Maria de Marin, PhD, and her husband, Dr. Raymundo Marin, established InterAmerican College in 1997 with $4,000 and only four students. During the early growth of the college, they were supported by the federal government with $4 million in grants and the number of enrollees rapidly increased. They also received recognition from international news sources and drew the attention of The Chronicle of Higher Education for the college’s emphasis on helping immigrants transfer their degrees, complete their education and adjust to living in the United States. Unfortunately, after 12 years, the college was taken over by a for-profit company and saw the end of the de Marins’ involvement with the institution.
Today, Dr. de Marin seeks to reestablish the college as InterAmerican University, having been able to reacquire the rights to the original nonprofit. She is currently involved in acquiring all the necessary local and state licenses, overseeing the reaccreditation process and writing grant proposals in support of the university. As she looks toward the future, Dr. de Marin hopes to bring on and train a strong group of administrative staff and faculty members for the university so that the dream of InterAmerican University can live on once she retires and is no longer there to guide it, though she intends to stay on as a consultant for as long as she is able.
Furthermore, Dr. de Marin hopes to continue working with the higher education preparation program that she founded in Mexico. Over the course of her career, she has done considerable work in Mexico, having spent time as a teacher at the National Autonomous University of Mexico, where she was the only faculty member with a history of teaching at the elementary through collegiate levels. In addition, Dr. de Marin served as a cultural exchange worker and developed a program with Amnesty International that helped 7,000 individuals with various documentation needs.
Born in Mexico, Dr. de Marin hails from a family of teachers on her father’s side. While her family didn’t have much by way of material wealth, her parents strove to give her a good education, and she earned a master’s degree in anthropology from the California State Polytechnic University in 1964. Certified in both K-12 education and administration, she later went on to obtain a Doctor of Philosophy in curriculum and instruction from the University of Illinois Urbana-Champaign in 1997, a moment that she considers among the highlights of her career. To keep abreast of developments in the field of education, Dr. de Marin maintains professional affiliation with Alpha Delta Kappa, an international honorary organization for women educators.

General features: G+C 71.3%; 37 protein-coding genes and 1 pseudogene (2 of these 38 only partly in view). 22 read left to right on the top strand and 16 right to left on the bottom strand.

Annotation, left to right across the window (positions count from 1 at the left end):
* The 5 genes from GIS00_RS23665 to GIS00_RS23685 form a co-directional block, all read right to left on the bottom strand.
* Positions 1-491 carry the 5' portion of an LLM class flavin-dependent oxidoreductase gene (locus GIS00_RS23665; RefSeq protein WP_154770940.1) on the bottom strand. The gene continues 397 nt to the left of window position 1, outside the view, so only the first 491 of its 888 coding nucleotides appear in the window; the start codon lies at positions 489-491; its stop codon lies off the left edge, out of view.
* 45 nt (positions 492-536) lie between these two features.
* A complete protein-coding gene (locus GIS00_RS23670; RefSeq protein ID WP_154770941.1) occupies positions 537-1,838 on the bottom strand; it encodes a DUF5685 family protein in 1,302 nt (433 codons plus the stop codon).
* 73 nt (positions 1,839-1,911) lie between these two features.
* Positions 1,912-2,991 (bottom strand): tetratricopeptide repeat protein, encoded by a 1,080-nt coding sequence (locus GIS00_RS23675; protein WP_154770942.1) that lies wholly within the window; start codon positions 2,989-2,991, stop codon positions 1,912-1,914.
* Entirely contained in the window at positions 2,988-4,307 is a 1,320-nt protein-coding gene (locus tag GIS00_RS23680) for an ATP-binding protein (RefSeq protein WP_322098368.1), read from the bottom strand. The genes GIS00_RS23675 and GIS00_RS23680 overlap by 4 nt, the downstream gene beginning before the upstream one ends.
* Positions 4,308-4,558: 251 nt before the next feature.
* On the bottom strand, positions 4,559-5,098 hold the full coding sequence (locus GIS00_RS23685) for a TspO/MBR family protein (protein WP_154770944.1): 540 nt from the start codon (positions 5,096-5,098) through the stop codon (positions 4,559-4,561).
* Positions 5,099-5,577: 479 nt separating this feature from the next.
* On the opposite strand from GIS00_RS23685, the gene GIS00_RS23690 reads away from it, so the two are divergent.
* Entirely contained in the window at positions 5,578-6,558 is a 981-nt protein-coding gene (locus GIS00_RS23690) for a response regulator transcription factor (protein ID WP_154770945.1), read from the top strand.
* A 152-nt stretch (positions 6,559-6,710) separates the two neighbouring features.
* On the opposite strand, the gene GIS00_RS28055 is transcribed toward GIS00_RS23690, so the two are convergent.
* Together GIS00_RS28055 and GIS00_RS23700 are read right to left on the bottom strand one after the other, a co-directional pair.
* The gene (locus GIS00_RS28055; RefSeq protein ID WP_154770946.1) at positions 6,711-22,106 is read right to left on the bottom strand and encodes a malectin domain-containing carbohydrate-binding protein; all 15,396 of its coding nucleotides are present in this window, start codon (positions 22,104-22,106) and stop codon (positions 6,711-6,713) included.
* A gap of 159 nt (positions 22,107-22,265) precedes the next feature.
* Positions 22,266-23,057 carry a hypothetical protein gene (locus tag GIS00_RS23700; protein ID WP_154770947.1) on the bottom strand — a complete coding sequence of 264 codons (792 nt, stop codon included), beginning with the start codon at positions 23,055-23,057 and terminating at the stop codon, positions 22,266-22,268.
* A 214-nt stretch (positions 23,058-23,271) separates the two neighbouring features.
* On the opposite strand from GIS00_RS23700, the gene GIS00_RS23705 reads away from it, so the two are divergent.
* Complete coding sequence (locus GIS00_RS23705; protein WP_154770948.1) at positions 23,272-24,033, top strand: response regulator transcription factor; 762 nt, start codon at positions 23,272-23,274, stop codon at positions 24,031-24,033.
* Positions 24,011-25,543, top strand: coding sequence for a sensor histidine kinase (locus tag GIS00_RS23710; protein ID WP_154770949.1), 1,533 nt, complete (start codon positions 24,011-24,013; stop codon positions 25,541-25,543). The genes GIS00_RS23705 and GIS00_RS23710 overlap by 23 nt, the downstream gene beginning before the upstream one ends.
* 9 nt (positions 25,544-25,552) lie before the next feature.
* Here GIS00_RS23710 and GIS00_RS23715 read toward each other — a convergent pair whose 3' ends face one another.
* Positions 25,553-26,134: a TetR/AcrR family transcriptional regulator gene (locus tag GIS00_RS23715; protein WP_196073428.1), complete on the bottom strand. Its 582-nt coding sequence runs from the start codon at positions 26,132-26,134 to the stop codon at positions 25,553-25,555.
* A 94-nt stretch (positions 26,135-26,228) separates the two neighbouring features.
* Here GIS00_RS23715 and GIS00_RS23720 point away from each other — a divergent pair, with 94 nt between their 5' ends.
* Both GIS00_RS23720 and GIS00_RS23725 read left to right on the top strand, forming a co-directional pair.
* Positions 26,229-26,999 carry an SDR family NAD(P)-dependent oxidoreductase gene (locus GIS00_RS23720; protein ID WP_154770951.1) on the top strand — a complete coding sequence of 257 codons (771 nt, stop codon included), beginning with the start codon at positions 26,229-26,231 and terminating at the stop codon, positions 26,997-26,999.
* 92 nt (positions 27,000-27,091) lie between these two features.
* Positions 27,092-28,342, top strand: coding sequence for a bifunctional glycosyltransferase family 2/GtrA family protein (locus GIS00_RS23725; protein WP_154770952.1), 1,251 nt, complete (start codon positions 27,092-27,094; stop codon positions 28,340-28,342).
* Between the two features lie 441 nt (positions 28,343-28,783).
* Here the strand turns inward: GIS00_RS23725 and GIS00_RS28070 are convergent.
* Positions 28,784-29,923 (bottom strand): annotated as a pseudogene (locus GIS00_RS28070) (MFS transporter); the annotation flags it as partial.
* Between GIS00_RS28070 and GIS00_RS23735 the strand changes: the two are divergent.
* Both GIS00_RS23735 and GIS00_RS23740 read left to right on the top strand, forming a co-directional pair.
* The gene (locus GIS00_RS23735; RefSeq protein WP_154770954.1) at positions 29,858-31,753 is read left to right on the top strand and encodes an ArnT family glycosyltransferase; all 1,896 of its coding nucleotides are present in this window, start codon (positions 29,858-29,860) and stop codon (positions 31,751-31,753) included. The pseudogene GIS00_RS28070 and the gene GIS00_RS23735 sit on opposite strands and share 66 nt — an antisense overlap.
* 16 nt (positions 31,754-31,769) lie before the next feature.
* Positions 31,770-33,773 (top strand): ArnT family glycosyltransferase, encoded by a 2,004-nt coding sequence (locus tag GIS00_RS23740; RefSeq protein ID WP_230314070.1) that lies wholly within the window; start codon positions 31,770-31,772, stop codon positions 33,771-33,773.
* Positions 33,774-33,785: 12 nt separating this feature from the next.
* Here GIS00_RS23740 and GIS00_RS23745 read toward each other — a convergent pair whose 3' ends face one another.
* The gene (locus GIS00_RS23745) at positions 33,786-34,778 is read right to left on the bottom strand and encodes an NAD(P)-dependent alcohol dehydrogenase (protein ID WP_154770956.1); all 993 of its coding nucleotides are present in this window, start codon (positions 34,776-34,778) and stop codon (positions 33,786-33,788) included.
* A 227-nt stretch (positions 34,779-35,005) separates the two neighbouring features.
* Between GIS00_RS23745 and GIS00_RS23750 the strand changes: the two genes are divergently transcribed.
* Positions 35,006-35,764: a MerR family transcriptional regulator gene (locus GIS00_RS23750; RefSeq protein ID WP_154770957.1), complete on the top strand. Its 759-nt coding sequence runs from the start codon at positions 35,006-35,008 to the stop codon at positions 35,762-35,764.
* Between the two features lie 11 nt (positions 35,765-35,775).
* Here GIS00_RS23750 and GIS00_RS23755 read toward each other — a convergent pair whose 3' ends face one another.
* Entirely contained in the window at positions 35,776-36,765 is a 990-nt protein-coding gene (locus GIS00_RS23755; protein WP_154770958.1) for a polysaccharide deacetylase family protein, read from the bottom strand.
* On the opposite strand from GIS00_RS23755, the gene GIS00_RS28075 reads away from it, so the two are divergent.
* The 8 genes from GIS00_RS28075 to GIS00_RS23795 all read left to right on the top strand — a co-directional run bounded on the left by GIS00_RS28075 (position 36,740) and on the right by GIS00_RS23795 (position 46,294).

Facing considerable racism early on in her education, Dr. de Marin has long been active politically and is a member of the Democratic Party. An activist since her college days, she helped to establish several political organizations in the San Diego, California, area. Drawing on her bilingual and bicultural background, she also lends her support to Mana de San Diego, one of the California chapters of Mana, A National Latina Organization, which supports Mexican American Women. Dr. de Marin has also found success as an author and spent time operating a publishing company alongside her husband.
Attributing much of her success to her work ethic, Dr. de Marin adheres to the aphorism, “God writes straight with crooked lines,” and has always remained flexible when obstacles stood in the way of her achieving her goals. She is also deeply grateful to her husband, an eighth-generation Texan who holds dual citizenship in the United States and Mexico, and all they have accomplished together as a team, balancing each other out while encouraging one another to create things that make a difference.